Rebecca Bell over at Notes from the School Psychologist recently started a blog carnival called Teaching Tips Tuesdays (or T3). This is my contribution to this week’s edition (but linked to last week’s T3, since there isn’t one up for this week yet), and will be cross-posted to/linked from her blog (I think!).
As an English teacher, I taught many sections of our tenth-grade English II course that were designated as In-Class Support (ICS). In these classes, we would have as many as 10 students with learning disabilities along with another 10-15 students who did not have learning disabilities. The goal of the ICS model is to allow special education to be as inclusive as possible by assigning two teachers to a classroom, one content area teacher and one special education teacher. The course content is identical to that of non-ICS general education courses.
Given the high co-morbidity rate of ADHD and other learning disabilities, it’s not uncommon to have students in these classes who comprehend the material well enough, but have serious trouble organizing their thoughts in writing. This can be difficult enough for 15-year-olds without any other influences, but when you throw ADHD and other SLDs into the mix, the writing process can become incredibly frustrating for both student and teacher.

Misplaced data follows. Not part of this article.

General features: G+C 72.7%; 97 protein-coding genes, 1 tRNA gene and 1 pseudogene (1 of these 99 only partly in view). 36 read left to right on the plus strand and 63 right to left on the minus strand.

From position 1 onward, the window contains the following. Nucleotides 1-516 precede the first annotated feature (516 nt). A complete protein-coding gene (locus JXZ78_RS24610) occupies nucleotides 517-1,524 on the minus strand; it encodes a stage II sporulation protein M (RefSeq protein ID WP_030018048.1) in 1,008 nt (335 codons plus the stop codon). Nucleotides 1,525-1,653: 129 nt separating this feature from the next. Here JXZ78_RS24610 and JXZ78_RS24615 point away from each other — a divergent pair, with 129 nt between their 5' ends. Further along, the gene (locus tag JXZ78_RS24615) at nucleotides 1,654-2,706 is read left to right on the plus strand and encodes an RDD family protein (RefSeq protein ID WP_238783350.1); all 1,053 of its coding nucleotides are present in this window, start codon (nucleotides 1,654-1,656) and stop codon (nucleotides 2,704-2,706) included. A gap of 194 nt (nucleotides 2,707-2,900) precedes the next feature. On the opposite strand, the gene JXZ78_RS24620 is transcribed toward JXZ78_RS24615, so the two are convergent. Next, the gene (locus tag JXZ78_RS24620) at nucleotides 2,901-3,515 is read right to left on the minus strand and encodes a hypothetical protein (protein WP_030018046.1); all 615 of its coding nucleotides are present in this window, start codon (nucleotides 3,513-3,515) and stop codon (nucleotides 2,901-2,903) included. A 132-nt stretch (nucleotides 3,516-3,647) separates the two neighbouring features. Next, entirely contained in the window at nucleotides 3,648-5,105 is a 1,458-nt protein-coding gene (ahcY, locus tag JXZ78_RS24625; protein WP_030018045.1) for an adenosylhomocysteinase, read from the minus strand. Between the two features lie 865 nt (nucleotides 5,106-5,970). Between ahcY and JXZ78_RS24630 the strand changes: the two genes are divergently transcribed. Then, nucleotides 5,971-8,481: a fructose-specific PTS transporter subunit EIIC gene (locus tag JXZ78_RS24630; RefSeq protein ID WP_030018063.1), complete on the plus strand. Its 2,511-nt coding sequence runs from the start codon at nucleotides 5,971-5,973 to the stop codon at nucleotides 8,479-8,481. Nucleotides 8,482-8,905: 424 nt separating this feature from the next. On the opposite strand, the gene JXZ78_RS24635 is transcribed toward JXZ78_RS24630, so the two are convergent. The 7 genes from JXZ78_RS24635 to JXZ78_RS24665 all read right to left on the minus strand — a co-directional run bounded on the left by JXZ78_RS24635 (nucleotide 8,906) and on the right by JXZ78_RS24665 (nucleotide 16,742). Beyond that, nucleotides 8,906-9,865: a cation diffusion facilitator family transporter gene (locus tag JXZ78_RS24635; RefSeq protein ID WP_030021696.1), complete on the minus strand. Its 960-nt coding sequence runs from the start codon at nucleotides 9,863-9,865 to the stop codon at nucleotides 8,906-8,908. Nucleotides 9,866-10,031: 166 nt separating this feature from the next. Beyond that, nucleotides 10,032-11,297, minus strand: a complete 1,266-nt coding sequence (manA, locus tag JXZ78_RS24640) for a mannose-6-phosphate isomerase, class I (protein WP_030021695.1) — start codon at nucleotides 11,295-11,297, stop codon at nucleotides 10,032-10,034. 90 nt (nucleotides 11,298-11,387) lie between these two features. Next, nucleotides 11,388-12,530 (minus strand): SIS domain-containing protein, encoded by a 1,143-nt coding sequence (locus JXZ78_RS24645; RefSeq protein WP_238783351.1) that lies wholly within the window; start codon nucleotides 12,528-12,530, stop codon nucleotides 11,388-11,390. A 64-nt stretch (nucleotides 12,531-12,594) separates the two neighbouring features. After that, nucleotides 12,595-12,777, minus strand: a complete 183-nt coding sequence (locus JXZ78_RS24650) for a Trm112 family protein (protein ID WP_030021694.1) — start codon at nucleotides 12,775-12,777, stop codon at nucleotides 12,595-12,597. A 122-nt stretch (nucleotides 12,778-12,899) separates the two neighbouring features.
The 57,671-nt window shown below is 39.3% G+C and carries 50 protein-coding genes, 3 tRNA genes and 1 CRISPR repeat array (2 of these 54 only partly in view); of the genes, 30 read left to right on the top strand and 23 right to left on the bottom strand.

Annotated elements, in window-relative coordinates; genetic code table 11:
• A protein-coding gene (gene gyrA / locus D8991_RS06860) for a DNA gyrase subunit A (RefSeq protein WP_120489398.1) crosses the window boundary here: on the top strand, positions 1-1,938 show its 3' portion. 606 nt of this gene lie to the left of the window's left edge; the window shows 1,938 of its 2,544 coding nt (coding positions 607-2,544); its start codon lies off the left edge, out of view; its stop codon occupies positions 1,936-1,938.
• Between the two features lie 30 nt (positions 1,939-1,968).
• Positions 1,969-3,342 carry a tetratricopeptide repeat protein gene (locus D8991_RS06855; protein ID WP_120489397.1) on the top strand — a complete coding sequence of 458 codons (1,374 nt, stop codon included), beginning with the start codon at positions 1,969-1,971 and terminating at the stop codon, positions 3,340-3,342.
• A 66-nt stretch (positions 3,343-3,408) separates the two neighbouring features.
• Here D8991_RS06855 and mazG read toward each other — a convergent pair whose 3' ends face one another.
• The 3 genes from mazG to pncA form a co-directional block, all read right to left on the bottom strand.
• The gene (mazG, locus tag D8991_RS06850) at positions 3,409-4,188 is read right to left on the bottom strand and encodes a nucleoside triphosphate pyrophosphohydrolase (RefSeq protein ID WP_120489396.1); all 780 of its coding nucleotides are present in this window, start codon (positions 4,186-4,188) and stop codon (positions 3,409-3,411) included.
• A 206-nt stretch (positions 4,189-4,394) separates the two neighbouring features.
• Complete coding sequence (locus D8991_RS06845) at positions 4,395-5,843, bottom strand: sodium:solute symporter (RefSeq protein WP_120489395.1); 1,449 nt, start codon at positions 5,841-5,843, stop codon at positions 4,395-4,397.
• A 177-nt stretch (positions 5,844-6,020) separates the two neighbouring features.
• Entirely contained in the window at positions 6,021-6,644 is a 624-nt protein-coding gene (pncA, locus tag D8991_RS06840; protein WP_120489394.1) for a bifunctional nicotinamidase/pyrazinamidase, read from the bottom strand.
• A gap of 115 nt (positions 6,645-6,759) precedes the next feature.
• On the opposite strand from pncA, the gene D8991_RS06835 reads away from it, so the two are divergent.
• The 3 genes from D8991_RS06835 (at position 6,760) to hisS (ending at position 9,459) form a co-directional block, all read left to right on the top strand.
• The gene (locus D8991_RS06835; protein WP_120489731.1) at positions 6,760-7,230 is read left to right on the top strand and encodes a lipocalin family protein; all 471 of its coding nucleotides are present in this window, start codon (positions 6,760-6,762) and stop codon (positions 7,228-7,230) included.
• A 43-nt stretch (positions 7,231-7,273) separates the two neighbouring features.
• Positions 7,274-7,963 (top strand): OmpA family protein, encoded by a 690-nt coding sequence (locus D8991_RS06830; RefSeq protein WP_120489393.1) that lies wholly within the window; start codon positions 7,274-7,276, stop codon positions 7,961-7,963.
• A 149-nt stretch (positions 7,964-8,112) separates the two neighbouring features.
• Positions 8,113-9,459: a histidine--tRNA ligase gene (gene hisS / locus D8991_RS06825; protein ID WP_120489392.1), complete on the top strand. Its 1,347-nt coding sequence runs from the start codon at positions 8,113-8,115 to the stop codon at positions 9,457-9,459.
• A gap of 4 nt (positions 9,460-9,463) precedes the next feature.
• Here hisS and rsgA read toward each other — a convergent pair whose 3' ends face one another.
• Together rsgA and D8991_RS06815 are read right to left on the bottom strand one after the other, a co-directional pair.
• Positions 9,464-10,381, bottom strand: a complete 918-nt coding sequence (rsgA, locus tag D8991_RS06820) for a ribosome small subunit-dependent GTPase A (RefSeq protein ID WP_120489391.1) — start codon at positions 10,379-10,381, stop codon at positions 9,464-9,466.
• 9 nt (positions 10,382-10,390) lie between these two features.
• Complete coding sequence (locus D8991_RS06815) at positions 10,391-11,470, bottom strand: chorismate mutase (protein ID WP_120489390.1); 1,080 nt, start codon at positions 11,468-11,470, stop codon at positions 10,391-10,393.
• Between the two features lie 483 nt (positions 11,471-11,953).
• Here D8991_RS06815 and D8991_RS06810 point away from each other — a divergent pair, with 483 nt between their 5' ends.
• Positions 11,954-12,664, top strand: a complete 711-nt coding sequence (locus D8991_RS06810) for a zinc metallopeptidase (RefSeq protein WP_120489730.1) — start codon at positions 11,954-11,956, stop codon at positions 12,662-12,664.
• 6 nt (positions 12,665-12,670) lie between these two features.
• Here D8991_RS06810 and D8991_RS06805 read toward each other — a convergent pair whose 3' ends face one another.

About five years ago, I had a student who was experiencing great difficulty writing a research paper. He knew what he wanted to say, but told me he just couldn’t make sense of what was in his head to get it on paper. Rough drafts were due that week, so I told him to bring in a rough draft and I’d work with him after school to try to help him.
When we sat down together to look at his draft, I saw exactly what he meant. The paragraphs themselves were more or less focused on a single topic, but reading the paper as a whole, the topics shifted from this to that back to this again. It was incredibly difficult to follow his train of thought and the defense of his thesis.
I tried explaining why the paragraphs didn’t make sense in the order they were in, but the student wasn’t getting me. I don’t know how I got the idea, but I eventually got up, walked over to the teacher’s desk, grabbed a pair of scissors, and returned to the student. After getting his permission, I proceeded to cut his essay up by paragraph. I then asked him to put all the paragraphs that deal with Topic A in a pile (whatever Topic A was), all the Topic B paragraphs in another pile, and all the Topic C paragraphs in a third pile.
I will never forget the look in his eyes and the widening “O” his mouth made as he uttered he magic words: “Ohhh, I GET it now! Thanks, Mr. B!” He reorganized his paper that weekend and, if I remember correctly, received an A or B on the final draft.
Cliff’s Notes Version: Physical manipulatives can be great for getting kids (and teachers!) to grasp abstract concepts like writing or mathematics, and they can be found (or made) in the least likely places.